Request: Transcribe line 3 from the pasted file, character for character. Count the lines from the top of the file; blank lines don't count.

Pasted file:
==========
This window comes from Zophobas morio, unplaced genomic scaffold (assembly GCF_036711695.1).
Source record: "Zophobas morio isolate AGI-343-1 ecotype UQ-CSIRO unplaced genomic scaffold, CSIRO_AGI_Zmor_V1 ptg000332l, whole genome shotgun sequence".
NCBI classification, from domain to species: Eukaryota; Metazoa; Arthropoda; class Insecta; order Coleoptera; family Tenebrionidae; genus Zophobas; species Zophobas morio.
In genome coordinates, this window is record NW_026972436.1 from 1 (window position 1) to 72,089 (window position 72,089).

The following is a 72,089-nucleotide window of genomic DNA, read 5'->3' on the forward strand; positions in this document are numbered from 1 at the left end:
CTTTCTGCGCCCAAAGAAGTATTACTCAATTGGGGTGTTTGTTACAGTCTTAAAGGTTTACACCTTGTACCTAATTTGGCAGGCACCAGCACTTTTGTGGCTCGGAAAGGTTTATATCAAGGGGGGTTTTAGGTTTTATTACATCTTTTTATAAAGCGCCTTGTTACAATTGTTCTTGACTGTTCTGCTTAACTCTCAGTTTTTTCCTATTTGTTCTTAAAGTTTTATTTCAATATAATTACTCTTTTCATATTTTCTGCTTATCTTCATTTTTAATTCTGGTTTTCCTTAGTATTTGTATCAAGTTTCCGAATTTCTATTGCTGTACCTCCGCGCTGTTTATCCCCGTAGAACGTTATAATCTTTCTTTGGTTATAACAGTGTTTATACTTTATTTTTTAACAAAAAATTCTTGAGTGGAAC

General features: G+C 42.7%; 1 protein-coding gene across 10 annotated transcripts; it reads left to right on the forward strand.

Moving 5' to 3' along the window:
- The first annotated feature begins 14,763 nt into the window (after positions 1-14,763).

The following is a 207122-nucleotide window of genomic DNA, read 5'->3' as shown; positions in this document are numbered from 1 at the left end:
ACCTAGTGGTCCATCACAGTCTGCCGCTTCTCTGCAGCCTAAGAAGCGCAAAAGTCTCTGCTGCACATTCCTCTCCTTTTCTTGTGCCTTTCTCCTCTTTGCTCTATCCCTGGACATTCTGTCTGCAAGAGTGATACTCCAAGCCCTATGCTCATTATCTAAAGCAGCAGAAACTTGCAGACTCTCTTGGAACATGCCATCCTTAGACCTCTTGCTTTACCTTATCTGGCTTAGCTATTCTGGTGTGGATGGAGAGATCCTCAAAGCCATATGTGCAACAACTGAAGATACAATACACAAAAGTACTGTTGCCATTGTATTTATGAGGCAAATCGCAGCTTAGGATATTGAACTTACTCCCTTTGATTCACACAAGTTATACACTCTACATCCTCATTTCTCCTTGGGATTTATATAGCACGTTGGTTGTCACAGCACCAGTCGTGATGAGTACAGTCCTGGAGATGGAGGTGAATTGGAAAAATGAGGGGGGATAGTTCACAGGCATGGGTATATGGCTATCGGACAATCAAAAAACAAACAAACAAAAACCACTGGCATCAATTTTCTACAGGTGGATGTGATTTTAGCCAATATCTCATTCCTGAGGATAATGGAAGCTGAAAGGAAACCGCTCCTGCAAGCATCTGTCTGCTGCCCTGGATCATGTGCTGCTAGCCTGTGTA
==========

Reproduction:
NCBI classification, from domain to species: Eukaryota; Metazoa; Arthropoda; class Insecta; order Coleoptera; family Tenebrionidae; genus Zophobas; species Zophobas morio.